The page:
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Instrumental rationality

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Instrumental rationality

Instrumental rationality is a mode of thought and action that identifies problems and works directly towards their solution.[1]

Instrumental rationality is often studied as a social phenomenon by sociology, social philosophy and critical theory. Its proponents appear to work largely without reference to the school Instrumentalism, with which it is so closely associated linguistically. Perhaps its most famous critic is philosopher Martin Heidegger, who argued that the greatest danger facing modern humans was their own instrumental relationship to the world.

Contents

  • Definition and disciplines 1
  • Proponents 2
  • Critiques 3
  • Measuring instruments 4
  • See also 5
  • External links 6
  • References 7

Definition and disciplines

Instrumental rationality is often seen as a specific form of rationality focusing on the most efficient or cost-effective means to achieve a specific end, but not in itself reflecting on the value of that end. Thus, to the extent that rationality is concerned with critically evaluating actions, instrumental rationality tends to focus on the 'hows' of an action, rather than its 'whys'.

More specifically, instrumental rationality can be contrasted with forms of rationality concerned with (a) promoting human understanding on a more general level, or (b) with improving the human condition. Thus, Jürgen Habermas, in his early philosophy of science (such as his book Technik und Wissenschaft als „Ideologie“ from 1968), distinguished between three different forms of "knowledge interests" (Erkenntnisinteressen) that were constitutive of three forms of the scientific enterprise, namely (a) the interest in understanding, constitutive of the humanities; (b) the interest in critical questioning of forms of oppression, ideally constitutive of social sciences, and finally, (c) the interest in understanding the necessities of nature and the potential for technically harnessing natural laws, and manipulating living and dead nature, constitutive of the natural sciences. The latter is an expression of instrumental rationality.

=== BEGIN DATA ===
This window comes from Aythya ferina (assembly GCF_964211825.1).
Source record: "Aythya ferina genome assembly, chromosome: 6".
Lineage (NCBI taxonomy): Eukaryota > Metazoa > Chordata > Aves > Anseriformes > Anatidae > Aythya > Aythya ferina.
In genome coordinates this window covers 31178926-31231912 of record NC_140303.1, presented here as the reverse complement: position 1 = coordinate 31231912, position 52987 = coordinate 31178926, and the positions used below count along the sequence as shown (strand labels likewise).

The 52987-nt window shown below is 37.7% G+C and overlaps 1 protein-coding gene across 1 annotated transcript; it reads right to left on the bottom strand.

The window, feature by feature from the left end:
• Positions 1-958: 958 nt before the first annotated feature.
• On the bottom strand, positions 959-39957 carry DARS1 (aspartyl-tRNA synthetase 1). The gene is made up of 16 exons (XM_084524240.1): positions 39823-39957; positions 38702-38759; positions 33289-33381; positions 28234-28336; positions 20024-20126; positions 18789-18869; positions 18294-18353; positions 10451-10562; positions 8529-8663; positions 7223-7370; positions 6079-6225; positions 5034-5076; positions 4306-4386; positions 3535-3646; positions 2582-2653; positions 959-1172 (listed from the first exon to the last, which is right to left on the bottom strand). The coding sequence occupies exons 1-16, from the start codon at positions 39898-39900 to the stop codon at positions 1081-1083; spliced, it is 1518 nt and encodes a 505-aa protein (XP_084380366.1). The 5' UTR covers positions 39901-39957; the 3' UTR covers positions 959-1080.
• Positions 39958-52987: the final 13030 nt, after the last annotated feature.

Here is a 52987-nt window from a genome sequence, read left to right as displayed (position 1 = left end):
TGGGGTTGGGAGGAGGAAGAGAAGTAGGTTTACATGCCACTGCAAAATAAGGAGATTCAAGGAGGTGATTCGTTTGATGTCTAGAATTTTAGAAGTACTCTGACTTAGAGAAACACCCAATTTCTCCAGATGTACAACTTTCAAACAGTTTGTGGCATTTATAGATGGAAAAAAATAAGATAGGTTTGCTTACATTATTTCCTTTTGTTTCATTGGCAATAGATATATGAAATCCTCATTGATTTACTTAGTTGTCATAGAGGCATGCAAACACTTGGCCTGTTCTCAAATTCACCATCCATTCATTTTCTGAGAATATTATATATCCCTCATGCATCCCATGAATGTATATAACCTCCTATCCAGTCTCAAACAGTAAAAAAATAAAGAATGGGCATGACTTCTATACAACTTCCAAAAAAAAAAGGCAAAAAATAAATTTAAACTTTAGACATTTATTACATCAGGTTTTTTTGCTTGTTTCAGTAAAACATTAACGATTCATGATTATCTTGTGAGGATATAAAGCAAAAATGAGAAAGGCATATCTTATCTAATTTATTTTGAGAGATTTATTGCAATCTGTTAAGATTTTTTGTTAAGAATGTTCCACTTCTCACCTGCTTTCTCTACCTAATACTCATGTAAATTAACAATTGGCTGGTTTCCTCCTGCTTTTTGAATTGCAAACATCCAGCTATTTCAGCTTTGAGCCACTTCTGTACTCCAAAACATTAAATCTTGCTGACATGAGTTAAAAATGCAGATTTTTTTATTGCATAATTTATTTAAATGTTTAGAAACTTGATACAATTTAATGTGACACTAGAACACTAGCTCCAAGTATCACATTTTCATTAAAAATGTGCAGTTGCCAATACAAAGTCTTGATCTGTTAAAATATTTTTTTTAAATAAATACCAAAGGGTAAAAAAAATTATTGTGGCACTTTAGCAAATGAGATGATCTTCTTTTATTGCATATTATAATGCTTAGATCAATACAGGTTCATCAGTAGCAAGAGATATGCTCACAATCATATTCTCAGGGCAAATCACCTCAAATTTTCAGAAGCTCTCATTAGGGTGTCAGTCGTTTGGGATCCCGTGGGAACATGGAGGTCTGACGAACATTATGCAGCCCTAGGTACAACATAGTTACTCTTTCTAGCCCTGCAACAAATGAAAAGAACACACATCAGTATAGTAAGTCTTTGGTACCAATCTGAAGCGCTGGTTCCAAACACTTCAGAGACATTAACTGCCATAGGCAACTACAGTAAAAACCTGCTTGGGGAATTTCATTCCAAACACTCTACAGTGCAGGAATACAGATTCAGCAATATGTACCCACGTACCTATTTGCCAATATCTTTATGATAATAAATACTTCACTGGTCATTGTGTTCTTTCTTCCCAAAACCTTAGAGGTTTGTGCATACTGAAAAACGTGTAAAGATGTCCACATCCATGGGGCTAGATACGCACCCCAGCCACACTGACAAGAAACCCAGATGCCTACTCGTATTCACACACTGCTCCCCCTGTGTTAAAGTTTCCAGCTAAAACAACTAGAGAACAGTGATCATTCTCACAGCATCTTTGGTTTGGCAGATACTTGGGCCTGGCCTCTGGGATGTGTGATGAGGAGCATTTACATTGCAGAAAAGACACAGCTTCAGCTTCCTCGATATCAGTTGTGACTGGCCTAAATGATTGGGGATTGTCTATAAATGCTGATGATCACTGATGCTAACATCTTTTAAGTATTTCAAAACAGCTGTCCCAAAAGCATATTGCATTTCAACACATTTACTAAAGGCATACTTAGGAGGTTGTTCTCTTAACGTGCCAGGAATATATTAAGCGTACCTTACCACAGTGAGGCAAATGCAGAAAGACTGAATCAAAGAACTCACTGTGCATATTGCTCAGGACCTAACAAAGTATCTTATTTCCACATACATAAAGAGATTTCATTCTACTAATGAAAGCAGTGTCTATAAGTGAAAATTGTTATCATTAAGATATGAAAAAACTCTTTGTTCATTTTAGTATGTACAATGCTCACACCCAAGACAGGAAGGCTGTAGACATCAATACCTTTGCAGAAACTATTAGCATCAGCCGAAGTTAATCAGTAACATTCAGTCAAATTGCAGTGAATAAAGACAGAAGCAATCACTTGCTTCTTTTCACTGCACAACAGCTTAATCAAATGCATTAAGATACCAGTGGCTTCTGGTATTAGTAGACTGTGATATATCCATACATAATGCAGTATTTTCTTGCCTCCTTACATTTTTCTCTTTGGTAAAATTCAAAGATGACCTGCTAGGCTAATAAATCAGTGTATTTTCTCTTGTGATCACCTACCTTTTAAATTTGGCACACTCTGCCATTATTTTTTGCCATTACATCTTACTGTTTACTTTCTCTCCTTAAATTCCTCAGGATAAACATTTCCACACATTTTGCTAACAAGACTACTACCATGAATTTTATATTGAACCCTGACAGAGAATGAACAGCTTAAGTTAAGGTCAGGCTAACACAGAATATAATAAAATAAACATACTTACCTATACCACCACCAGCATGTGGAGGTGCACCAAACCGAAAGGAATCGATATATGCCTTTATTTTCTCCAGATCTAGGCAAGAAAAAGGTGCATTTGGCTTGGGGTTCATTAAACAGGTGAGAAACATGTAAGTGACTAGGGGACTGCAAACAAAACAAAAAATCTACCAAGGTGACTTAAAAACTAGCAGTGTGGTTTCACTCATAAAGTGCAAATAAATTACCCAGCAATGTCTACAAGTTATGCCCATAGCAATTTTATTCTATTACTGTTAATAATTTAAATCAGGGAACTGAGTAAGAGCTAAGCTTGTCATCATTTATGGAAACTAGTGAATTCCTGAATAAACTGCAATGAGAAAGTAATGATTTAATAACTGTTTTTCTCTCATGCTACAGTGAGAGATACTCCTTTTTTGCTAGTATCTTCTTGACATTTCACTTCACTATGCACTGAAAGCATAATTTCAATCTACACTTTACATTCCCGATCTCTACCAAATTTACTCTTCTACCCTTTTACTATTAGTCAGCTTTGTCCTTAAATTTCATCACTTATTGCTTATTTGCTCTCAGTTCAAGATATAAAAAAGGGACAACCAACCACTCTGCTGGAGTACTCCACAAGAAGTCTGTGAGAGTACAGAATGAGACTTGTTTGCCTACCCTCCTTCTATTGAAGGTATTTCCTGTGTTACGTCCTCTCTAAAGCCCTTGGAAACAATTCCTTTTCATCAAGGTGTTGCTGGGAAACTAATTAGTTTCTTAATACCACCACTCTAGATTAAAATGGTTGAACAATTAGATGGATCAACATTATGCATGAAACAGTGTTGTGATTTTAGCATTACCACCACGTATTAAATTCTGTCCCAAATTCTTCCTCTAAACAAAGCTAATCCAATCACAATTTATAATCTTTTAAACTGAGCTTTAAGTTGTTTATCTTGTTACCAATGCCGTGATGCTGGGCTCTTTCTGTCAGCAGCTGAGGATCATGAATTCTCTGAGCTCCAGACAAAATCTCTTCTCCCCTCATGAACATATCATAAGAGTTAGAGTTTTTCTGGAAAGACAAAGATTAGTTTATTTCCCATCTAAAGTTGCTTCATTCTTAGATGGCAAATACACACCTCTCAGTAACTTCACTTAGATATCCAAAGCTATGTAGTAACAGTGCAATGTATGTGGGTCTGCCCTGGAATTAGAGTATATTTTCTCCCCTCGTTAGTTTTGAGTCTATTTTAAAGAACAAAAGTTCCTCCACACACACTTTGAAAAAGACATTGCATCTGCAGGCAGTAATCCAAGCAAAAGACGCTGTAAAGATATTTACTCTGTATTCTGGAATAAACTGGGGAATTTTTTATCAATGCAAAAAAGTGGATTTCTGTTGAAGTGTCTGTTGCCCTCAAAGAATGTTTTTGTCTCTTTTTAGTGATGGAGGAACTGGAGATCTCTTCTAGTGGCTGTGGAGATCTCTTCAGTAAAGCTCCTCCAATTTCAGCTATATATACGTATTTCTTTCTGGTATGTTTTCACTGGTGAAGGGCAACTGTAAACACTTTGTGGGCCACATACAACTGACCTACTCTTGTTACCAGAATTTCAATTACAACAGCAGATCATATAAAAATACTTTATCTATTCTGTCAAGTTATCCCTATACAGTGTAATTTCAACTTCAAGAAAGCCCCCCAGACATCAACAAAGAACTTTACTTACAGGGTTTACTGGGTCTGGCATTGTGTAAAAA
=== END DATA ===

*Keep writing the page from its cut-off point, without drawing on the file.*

However, to a large extent, the social sciences, such as economics, are also investigating how the laws of economy constrain human action and how to manipulate those laws or conditions. Thus, we find in economics many expressions of instrumental rationality. Instrumentally rational agents take the course of action that will optimally achieve their desired ends in any situation, the choice of ends being given. It is distinguished from philosophies that propose to use reason to prescribe the ultimate goals. Instrumental rationality uses reason only as a tool to reach the goals, not to say which goals are right.

Varieties of instrumental rationality include descriptive instrumental rationality (DIR), which says agents behave as instrumental rationalists as a matter of fact; descriptive selfish instrumental rationality, which extends DIR to say that agents pursue selfish ends (e.g., financial gain, pleasure); and prescriptive instrumental rationality, which claims agents ought to pursue their ends as instrumental rationalists.

Proponents